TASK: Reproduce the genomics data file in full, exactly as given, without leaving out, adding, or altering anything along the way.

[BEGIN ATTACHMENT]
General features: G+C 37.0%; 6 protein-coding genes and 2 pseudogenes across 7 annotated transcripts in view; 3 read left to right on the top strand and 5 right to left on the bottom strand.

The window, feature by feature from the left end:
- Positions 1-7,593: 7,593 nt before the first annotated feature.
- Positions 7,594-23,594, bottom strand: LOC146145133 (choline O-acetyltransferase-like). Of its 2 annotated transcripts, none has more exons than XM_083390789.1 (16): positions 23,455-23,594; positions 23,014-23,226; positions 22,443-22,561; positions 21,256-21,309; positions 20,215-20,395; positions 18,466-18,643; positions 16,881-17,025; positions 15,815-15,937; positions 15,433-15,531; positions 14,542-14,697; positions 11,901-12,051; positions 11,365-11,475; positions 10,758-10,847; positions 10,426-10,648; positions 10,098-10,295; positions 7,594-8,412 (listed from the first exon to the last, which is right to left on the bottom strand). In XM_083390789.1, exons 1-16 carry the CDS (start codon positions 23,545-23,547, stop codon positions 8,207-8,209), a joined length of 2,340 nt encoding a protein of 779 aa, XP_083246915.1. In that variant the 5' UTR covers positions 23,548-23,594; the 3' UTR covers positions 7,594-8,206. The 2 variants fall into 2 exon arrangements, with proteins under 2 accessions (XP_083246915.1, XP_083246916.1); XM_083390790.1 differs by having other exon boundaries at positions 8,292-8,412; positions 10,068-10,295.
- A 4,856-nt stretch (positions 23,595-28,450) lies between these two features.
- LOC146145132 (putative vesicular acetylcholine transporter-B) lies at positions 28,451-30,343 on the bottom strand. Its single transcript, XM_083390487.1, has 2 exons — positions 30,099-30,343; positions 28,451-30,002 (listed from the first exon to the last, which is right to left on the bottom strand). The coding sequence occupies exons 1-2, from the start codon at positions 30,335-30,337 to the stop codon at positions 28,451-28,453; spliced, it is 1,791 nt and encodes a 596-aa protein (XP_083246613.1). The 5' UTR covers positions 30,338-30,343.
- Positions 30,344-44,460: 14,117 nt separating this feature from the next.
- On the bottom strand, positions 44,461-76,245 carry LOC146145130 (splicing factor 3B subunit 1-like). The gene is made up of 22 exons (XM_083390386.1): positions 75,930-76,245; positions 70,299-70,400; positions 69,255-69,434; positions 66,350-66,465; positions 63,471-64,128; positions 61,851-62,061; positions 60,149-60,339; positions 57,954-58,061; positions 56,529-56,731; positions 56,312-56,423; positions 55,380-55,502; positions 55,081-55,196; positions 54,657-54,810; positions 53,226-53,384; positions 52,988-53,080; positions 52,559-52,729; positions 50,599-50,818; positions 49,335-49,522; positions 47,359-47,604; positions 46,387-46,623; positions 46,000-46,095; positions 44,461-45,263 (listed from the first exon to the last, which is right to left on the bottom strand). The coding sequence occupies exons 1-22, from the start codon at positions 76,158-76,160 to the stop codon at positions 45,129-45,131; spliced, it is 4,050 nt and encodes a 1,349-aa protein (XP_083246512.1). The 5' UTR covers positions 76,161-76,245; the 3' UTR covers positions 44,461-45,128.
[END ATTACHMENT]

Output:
General features: G+C 37.0%; 6 protein-coding genes and 2 pseudogenes across 7 annotated transcripts in view; 3 read left to right on the top strand and 5 right to left on the bottom strand.

The window, feature by feature from the left end:
- Positions 1-7,593: 7,593 nt before the first annotated feature.
- Positions 7,594-23,594, bottom strand: LOC146145133 (choline O-acetyltransferase-like). Of its 2 annotated transcripts, none has more exons than XM_083390789.1 (16): positions 23,455-23,594; positions 23,014-23,226; positions 22,443-22,561; positions 21,256-21,309; positions 20,215-20,395; positions 18,466-18,643; positions 16,881-17,025; positions 15,815-15,937; positions 15,433-15,531; positions 14,542-14,697; positions 11,901-12,051; positions 11,365-11,475; positions 10,758-10,847; positions 10,426-10,648; positions 10,098-10,295; positions 7,594-8,412 (listed from the first exon to the last, which is right to left on the bottom strand). In XM_083390789.1, exons 1-16 carry the CDS (start codon positions 23,545-23,547, stop codon positions 8,207-8,209), a joined length of 2,340 nt encoding a protein of 779 aa, XP_083246915.1. In that variant the 5' UTR covers positions 23,548-23,594; the 3' UTR covers positions 7,594-8,206. The 2 variants fall into 2 exon arrangements, with proteins under 2 accessions (XP_083246915.1, XP_083246916.1); XM_083390790.1 differs by having other exon boundaries at positions 8,292-8,412; positions 10,068-10,295.
- A 4,856-nt stretch (positions 23,595-28,450) lies between these two features.
- LOC146145132 (putative vesicular acetylcholine transporter-B) lies at positions 28,451-30,343 on the bottom strand. Its single transcript, XM_083390487.1, has 2 exons — positions 30,099-30,343; positions 28,451-30,002 (listed from the first exon to the last, which is right to left on the bottom strand). The coding sequence occupies exons 1-2, from the start codon at positions 30,335-30,337 to the stop codon at positions 28,451-28,453; spliced, it is 1,791 nt and encodes a 596-aa protein (XP_083246613.1). The 5' UTR covers positions 30,338-30,343.
- Positions 30,344-44,460: 14,117 nt separating this feature from the next.
- On the bottom strand, positions 44,461-76,245 carry LOC146145130 (splicing factor 3B subunit 1-like). The gene is made up of 22 exons (XM_083390386.1): positions 75,930-76,245; positions 70,299-70,400; positions 69,255-69,434; positions 66,350-66,465; positions 63,471-64,128; positions 61,851-62,061; positions 60,149-60,339; positions 57,954-58,061; positions 56,529-56,731; positions 56,312-56,423; positions 55,380-55,502; positions 55,081-55,196; positions 54,657-54,810; positions 53,226-53,384; positions 52,988-53,080; positions 52,559-52,729; positions 50,599-50,818; positions 49,335-49,522; positions 47,359-47,604; positions 46,387-46,623; positions 46,000-46,095; positions 44,461-45,263 (listed from the first exon to the last, which is right to left on the bottom strand). The coding sequence occupies exons 1-22, from the start codon at positions 76,158-76,160 to the stop codon at positions 45,129-45,131; spliced, it is 4,050 nt and encodes a 1,349-aa protein (XP_083246512.1). The 5' UTR covers positions 76,161-76,245; the 3' UTR covers positions 44,461-45,128.